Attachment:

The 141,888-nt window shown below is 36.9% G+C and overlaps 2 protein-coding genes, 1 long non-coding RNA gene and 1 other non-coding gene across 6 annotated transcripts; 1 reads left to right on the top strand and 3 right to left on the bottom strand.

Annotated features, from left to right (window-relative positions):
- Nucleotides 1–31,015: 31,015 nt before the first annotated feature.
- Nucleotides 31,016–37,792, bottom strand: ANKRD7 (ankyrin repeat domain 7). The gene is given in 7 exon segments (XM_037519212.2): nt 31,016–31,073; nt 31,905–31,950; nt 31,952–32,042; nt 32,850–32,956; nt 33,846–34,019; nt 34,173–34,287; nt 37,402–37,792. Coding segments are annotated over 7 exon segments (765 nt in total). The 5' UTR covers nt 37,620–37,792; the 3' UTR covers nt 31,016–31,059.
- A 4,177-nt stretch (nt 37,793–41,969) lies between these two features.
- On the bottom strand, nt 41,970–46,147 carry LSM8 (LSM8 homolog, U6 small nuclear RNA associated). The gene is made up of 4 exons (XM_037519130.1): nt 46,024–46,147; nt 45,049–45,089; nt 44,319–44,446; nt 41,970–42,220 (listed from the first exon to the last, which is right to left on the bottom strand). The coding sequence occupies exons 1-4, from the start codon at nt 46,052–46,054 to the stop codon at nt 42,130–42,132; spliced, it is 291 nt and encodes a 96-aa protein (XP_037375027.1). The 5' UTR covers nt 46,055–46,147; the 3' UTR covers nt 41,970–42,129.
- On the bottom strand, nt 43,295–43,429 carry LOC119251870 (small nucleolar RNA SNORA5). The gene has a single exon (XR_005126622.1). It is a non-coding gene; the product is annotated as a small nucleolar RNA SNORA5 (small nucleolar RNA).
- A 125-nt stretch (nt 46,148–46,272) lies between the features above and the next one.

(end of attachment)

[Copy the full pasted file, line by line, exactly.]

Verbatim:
The 141,888-nt window shown below is 36.9% G+C and overlaps 2 protein-coding genes, 1 long non-coding RNA gene and 1 other non-coding gene across 6 annotated transcripts; 1 reads left to right on the top strand and 3 right to left on the bottom strand.

Annotated features, from left to right (window-relative positions):
- Nucleotides 1–31,015: 31,015 nt before the first annotated feature.
- Nucleotides 31,016–37,792, bottom strand: ANKRD7 (ankyrin repeat domain 7). The gene is given in 7 exon segments (XM_037519212.2): nt 31,016–31,073; nt 31,905–31,950; nt 31,952–32,042; nt 32,850–32,956; nt 33,846–34,019; nt 34,173–34,287; nt 37,402–37,792. Coding segments are annotated over 7 exon segments (765 nt in total). The 5' UTR covers nt 37,620–37,792; the 3' UTR covers nt 31,016–31,059.
- A 4,177-nt stretch (nt 37,793–41,969) lies between these two features.
- On the bottom strand, nt 41,970–46,147 carry LSM8 (LSM8 homolog, U6 small nuclear RNA associated). The gene is made up of 4 exons (XM_037519130.1): nt 46,024–46,147; nt 45,049–45,089; nt 44,319–44,446; nt 41,970–42,220 (listed from the first exon to the last, which is right to left on the bottom strand). The coding sequence occupies exons 1-4, from the start codon at nt 46,052–46,054 to the stop codon at nt 42,130–42,132; spliced, it is 291 nt and encodes a 96-aa protein (XP_037375027.1). The 5' UTR covers nt 46,055–46,147; the 3' UTR covers nt 41,970–42,129.
- On the bottom strand, nt 43,295–43,429 carry LOC119251870 (small nucleolar RNA SNORA5). The gene has a single exon (XR_005126622.1). It is a non-coding gene; the product is annotated as a small nucleolar RNA SNORA5 (small nucleolar RNA).
- A 125-nt stretch (nt 46,148–46,272) lies between the features above and the next one.